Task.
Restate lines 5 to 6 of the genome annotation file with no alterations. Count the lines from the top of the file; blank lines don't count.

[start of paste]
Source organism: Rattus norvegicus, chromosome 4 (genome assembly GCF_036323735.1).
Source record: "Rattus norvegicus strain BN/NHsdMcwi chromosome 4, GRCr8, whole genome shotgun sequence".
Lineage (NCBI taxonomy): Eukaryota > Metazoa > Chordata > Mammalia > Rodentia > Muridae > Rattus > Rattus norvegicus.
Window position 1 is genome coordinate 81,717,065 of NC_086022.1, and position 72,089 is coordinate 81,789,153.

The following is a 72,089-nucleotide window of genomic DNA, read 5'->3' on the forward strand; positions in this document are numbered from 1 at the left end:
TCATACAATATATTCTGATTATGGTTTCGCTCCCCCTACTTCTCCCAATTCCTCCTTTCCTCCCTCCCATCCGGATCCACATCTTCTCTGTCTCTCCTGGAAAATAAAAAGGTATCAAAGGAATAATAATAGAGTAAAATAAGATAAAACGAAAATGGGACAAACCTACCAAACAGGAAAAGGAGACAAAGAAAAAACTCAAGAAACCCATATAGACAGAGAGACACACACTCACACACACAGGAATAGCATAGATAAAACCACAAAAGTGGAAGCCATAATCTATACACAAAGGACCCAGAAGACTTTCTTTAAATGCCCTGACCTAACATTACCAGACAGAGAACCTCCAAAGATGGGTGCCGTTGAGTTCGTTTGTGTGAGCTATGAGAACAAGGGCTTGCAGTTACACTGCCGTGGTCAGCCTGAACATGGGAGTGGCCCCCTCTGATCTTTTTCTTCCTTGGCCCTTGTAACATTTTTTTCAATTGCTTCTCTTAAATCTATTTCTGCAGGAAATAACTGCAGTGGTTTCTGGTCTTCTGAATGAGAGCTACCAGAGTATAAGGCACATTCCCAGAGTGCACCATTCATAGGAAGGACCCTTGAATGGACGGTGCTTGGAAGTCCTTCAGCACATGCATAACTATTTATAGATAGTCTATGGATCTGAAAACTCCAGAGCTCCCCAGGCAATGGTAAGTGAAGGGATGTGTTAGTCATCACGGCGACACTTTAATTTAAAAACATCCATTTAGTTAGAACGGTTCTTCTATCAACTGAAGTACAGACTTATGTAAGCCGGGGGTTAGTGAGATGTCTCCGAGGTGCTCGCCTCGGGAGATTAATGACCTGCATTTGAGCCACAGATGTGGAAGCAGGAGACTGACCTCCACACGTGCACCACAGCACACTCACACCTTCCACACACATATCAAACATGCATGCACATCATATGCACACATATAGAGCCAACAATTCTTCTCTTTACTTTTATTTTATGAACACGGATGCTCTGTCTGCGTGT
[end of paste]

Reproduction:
The following is a 72,089-nucleotide window of genomic DNA, read 5'->3' on the forward strand; positions in this document are numbered from 1 at the left end:
TCATACAATATATTCTGATTATGGTTTCGCTCCCCCTACTTCTCCCAATTCCTCCTTTCCTCCCTCCCATCCGGATCCACATCTTCTCTGTCTCTCCTGGAAAATAAAAAGGTATCAAAGGAATAATAATAGAGTAAAATAAGATAAAACGAAAATGGGACAAACCTACCAAACAGGAAAAGGAGACAAAGAAAAAACTCAAGAAACCCATATAGACAGAGAGACACACACTCACACACACAGGAATAGCATAGATAAAACCACAAAAGTGGAAGCCATAATCTATACACAAAGGACCCAGAAGACTTTCTTTAAATGCCCTGACCTAACATTACCAGACAGAGAACCTCCAAAGATGGGTGCCGTTGAGTTCGTTTGTGTGAGCTATGAGAACAAGGGCTTGCAGTTACACTGCCGTGGTCAGCCTGAACATGGGAGTGGCCCCCTCTGATCTTTTTCTTCCTTGGCCCTTGTAACATTTTTTTCAATTGCTTCTCTTAAATCTATTTCTGCAGGAAATAACTGCAGTGGTTTCTGGTCTTCTGAATGAGAGCTACCAGAGTATAAGGCACATTCCCAGAGTGCACCATTCATAGGAAGGACCCTTGAATGGACGGTGCTTGGAAGTCCTTCAGCACATGCATAACTATTTATAGATAGTCTATGGATCTGAAAACTCCAGAGCTCCCCAGGCAATGGTAAGTGAAGGGATGTGTTAGTCATCACGGCGACACTTTAATTTAAAAACATCCATTTAGTTAGAACGGTTCTTCTATCAACTGAAGTACAGACTTATGTAAGCCGGGGGTTAGTGAGATGTCTCCGAGGTGCTCGCCTCGGGAGATTAATGACCTGCATTTGAGCCACAGATGTGGAAGCAGGAGACTGACCTCCACACGTGCACCACAGCACACTCACACCTTCCACACACATATCAAACATGCATGCACATCATATGCACACATATAGAGCCAACAATTCTTCTCTTTACTTTTATTTTATGAACACGGATGCTCTGTCTGCGTGT